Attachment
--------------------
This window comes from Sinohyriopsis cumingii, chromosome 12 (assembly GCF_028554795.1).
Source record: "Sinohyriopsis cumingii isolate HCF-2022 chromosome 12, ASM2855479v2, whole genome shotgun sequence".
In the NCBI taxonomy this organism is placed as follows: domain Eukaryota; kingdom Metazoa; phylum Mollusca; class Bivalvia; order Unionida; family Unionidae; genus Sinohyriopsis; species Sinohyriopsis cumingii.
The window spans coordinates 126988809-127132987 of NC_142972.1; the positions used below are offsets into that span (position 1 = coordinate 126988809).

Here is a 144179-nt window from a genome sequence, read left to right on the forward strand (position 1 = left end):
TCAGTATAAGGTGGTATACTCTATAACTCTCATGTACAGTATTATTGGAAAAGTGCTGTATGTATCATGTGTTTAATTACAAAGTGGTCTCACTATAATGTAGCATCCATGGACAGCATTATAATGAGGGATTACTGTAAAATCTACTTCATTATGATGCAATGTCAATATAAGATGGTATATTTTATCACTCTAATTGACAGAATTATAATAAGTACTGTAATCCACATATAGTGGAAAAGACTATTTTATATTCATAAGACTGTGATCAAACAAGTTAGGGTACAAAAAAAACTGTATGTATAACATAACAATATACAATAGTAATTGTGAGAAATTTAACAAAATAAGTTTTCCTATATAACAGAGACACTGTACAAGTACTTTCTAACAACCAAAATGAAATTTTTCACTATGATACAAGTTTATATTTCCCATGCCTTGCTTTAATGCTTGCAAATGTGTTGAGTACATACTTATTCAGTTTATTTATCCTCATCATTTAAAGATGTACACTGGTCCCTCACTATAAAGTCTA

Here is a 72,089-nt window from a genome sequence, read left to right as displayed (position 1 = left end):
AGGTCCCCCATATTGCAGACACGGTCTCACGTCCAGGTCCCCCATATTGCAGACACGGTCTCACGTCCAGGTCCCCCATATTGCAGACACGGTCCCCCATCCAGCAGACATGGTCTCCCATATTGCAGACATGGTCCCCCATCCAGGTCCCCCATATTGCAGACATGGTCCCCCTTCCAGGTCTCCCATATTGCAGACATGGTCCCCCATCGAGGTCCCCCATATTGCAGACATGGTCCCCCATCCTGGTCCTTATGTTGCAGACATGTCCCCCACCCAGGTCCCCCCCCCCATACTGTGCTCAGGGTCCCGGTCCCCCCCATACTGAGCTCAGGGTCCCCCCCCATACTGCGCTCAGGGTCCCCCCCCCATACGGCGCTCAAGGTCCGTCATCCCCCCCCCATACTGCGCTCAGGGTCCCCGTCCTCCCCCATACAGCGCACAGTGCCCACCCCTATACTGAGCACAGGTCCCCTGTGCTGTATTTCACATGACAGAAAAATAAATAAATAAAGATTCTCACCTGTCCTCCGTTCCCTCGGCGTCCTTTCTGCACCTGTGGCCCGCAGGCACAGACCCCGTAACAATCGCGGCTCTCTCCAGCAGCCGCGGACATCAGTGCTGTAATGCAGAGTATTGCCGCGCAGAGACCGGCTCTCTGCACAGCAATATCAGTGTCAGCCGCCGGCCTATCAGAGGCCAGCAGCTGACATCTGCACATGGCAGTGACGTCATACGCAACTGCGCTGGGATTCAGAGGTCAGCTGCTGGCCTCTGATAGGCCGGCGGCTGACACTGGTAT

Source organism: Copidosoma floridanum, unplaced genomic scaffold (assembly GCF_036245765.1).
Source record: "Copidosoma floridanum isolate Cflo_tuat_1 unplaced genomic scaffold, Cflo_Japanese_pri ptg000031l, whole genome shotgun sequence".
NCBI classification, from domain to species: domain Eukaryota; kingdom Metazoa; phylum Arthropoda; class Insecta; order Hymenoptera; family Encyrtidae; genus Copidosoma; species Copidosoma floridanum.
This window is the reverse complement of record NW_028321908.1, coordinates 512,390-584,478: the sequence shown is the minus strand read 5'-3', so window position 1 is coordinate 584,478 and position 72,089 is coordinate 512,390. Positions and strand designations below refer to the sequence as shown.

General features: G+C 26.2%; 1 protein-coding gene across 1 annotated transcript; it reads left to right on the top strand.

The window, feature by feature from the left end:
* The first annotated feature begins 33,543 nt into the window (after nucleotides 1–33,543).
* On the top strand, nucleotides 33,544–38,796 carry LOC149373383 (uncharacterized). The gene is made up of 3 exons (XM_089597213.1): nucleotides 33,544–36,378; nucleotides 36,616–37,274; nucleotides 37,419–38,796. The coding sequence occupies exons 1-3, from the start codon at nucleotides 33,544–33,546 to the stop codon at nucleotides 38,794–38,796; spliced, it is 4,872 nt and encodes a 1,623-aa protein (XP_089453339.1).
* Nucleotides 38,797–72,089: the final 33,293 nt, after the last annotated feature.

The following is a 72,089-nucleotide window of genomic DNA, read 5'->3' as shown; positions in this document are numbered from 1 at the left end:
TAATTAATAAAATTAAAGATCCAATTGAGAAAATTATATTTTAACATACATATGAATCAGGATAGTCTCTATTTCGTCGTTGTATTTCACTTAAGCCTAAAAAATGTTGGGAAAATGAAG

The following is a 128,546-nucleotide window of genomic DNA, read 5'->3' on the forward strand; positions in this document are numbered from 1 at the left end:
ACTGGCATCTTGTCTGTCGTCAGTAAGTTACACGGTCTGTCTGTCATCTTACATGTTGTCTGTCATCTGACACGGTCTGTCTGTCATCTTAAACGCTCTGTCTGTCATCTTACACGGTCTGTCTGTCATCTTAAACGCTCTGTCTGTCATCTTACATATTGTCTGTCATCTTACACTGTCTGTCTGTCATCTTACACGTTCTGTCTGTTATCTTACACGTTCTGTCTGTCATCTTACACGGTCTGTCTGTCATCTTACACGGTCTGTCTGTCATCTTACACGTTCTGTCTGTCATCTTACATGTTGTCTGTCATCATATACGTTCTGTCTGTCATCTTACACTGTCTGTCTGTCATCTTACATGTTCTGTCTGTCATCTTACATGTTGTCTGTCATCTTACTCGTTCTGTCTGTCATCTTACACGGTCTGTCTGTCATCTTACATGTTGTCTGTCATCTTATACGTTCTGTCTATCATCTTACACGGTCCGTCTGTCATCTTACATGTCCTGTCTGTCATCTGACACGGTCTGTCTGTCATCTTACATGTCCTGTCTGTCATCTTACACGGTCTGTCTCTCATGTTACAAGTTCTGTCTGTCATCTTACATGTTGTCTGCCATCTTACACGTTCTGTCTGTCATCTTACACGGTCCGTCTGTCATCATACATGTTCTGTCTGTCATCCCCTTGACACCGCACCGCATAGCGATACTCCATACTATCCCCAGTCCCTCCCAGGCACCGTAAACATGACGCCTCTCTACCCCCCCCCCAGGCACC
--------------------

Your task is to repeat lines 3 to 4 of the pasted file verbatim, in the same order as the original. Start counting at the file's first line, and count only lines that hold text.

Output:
In the NCBI taxonomy this organism is placed as follows: domain Eukaryota; kingdom Metazoa; phylum Mollusca; class Bivalvia; order Unionida; family Unionidae; genus Sinohyriopsis; species Sinohyriopsis cumingii.
The window spans coordinates 126988809-127132987 of NC_142972.1; the positions used below are offsets into that span (position 1 = coordinate 126988809).